-Take advantage of the brand new and free bike shuttle service. The biker shuttle runs daily from Apgar and Lake McDonald Lodge to Avalanche Creek now through June 26, 2016 or when the Going-to-the-Sun Road opens to vehicular traffic, whichever comes first.

xo,
TT

#PictureMontana + Celebrate America’s Best Idea: National Parks

For those of you keeping score, I’m sure that by now you know that I LOVE Montana. It’s just that this place that I call home has such a special spot in my heart and I can’t image loving anywhere quite as much as I love Montana’s big blue sky, dramatic temperatures, salt-of-the-earth residents and magical moments. It’s safe to say that I’m totally obsessed and love sharing my Montana with all of you!

Taking in the view of the Bob Marshall Wilderness. Photo: Mills Wilderness Adventures

Taking in the view of the Bob Marshall Wilderness. Photo: Mills Wilderness Adventures

And, because I’m a lover (and not a fighter) of Montana and Glacier National Park, I’m really excited to be celebrating the centennial of the National Park Service this year. In fact, I’m so excited about the 100 year anniversary that I got together with some folks who love our national parks almost as much as me (just kidding: I think we’re currently tied in our love for the parks) to really kick off this summer in style. My partners in Montana-lovin’ crime: Expedia.

My pals over at Expedia love national parks so much that they’ve actually partnered with Brand USA to sponsor the movie National Parks Adventure, made by filmmaker Greg MacGillivray and narrated by Robert Redford. Sidenote: swoon. And the best news: the movie premieres February 12, 2016 and is (most likely) coming to a theater near you soon.

And while I’m excited about the movie (word on the street is that my boo Glacier National Park makes a cameo in the film), I’m really excited for what else Expedia is doing: they’re sending their team of viewfinders to the top 10 national parks in the United States. Um, pretty awesome right?

Yellowstone, Grand Teton and Grand Canyon national parks. Photo: NPS flickr

Yellowstone, Grand Teton and Grand Canyon national parks. Photo: NPS flickr

But you know what’s even more awesome? Expedia is bringing their entire Viewfinder team to Montana this May and will be exploring Western Montana’s Glacier Country on an epic #PictureMontana road trip. And y’all are invited to come along!

This girl is THIS excited for #PictureMontana!

This girl is THIS excited for #PictureMontana!

Starting May 13 and ending May 20, we’ll be hitting the road (and if you can believe, it, I get to road trip with them!) and exploring this corner of Montana with highlights that include Missoula, the Mission Mountains, Flathead Lake, Whitefish and Glacier National Park. Simply follow the hashtags #PictureMontana and #GlacierMT on instagram and twitter during the third week in May for a peek into Western Montana.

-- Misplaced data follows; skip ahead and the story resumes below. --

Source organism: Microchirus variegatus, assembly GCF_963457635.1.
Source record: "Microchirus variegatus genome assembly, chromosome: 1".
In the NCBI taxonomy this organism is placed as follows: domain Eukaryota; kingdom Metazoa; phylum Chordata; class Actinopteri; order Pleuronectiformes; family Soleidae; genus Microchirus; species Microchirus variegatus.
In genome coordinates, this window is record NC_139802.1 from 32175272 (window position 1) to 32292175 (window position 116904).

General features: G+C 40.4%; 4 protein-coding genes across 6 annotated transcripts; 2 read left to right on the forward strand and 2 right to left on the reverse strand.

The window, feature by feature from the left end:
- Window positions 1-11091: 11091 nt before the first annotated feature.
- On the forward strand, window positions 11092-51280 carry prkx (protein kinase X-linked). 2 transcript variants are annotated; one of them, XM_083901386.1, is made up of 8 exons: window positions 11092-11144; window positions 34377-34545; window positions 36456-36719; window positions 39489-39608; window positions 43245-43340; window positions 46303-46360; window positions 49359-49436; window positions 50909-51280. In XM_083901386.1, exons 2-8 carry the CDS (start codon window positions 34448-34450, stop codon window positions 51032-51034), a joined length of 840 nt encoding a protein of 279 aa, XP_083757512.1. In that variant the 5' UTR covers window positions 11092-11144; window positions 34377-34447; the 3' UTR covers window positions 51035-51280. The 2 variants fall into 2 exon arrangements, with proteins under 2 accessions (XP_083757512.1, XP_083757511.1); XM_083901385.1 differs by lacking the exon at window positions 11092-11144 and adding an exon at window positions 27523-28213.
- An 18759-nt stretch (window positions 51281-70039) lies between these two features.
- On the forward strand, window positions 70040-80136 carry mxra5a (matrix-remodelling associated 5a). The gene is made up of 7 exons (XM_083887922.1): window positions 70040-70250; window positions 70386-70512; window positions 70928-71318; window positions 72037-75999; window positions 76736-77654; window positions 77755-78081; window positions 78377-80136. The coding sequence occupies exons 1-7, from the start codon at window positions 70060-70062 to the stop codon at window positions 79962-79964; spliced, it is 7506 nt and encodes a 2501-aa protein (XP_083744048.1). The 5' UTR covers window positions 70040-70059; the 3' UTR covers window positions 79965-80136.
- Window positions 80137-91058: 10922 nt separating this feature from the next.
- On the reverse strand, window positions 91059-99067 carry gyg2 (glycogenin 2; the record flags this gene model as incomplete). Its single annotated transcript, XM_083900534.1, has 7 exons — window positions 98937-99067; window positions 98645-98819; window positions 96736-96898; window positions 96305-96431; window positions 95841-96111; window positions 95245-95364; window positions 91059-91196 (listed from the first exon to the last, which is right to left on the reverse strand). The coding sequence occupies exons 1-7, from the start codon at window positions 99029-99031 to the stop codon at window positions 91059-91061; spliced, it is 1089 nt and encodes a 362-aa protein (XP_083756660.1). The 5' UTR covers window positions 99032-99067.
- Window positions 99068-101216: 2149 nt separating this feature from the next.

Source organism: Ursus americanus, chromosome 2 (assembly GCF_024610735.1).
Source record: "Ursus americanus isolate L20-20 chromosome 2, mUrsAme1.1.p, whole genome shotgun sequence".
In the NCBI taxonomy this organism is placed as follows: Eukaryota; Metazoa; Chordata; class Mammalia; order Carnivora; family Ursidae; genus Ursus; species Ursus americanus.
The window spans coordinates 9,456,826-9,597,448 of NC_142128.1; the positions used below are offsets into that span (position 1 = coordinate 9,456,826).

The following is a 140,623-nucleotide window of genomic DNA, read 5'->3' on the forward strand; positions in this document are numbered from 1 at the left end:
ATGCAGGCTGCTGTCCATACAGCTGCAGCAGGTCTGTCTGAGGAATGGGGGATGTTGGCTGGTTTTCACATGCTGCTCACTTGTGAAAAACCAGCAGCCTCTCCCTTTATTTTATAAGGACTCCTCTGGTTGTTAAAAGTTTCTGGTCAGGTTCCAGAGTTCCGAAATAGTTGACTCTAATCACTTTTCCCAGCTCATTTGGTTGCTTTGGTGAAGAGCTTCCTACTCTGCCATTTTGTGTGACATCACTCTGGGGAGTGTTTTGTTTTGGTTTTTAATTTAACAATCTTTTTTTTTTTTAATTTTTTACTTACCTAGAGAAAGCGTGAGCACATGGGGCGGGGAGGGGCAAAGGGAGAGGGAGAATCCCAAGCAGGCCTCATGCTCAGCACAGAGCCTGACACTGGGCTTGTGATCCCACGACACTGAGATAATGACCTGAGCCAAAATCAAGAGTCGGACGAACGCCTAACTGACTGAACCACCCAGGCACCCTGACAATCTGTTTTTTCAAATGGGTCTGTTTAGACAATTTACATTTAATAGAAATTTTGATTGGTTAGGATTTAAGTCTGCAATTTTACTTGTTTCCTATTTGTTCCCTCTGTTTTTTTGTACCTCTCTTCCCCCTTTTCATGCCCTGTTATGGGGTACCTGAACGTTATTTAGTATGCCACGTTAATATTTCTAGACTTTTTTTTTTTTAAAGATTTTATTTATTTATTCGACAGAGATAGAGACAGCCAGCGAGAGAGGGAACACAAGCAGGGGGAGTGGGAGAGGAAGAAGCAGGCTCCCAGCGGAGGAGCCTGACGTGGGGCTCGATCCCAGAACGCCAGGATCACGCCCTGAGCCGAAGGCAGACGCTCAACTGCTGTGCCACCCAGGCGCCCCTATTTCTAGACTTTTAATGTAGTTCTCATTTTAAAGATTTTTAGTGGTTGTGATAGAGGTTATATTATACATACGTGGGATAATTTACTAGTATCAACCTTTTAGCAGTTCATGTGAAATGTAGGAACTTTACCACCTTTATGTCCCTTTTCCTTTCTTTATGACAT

A few other things to note:
-Passion Passport and Expedia are giving away a trip to Glacier National Park!
-Mark your calendars and catch a showing of National Parks Adventure when it comes to an IMAX theater near you. PS: Montana, it’s playing in West Yellowstone on May 1.
-For more information about #PictureMontana, be sure to follow us at @GlacierMT on instagram and twitter and connect with us on facebook here.
-Join the celebration of our country’s national parks by using #FindYourPark to share your memories or favorite moments in national parks on social media.
-Join us on May 18, 2016, in West Glacier for a “Happy Birthday, National Park Service” party. We’ll be sure to share more details as we finalize party plans.

Looking forward to exploring Montana and celebrating our national parks with all of you!

xo,
TT

A Perfect Day on the Going-to-the-Sun Road in Glacier National Park

Happy anniversary. In case you’ve forgotten, we’ve been together five years now. Can you believe that? During the last five years, I’ve told you stories while you’ve shared your memories with me about a place we both love: Montana. And by now, I’m sure you know that I’m head over heels for Montana and Glacier National Park. During our time together, I’ve learned a few things. One is that it’s important to tell the stories that  make my heart happy. So, in celebration of my five years of sharing a place I love so dearly I have one more story to tell you. It’s about a perfect day I had on Glacier National Park’s Going-to-the-Sun Road.

Read on…
I take a deep breath and pinch myself. I’m traveling north from Missoula to Glacier National Park on Highway 93 and I’ve just been greeted by the jagged snow-covered peaks of the Mission Mountains near St. Ignatius. This view has met me countless times as I’ve made the journey north, yet it always strikes me as being one of the most beautiful sites in the world.